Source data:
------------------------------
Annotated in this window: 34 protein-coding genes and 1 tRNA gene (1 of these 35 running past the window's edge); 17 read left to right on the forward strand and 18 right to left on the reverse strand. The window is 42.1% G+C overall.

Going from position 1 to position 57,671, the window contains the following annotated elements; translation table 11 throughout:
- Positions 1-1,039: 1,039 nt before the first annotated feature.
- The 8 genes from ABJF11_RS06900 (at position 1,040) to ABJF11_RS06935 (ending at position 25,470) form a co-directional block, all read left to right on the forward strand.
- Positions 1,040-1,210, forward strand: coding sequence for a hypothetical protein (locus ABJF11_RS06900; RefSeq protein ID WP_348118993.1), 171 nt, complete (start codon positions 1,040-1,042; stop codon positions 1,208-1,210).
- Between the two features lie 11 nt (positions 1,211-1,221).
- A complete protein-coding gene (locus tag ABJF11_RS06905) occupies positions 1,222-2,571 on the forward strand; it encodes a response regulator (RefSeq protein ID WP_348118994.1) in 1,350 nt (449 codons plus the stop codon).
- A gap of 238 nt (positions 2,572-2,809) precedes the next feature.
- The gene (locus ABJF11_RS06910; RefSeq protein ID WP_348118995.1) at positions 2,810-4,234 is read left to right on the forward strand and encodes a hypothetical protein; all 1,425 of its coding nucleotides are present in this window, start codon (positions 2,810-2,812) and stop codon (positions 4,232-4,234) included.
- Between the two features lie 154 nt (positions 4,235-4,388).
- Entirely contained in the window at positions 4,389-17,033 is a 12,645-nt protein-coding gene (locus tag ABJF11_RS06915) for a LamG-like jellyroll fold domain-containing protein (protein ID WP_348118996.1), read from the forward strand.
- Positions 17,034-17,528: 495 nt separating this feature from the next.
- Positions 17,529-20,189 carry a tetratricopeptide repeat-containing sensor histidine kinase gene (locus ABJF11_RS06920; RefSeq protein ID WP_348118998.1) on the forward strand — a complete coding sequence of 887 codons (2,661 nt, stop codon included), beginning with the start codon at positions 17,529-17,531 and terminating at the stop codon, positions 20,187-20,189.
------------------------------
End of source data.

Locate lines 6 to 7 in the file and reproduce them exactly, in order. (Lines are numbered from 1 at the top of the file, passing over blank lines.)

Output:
- Between the two features lie 11 nt (positions 1,211-1,221).
- A complete protein-coding gene (locus tag ABJF11_RS06905) occupies positions 1,222-2,571 on the forward strand; it encodes a response regulator (RefSeq protein ID WP_348118994.1) in 1,350 nt (449 codons plus the stop codon).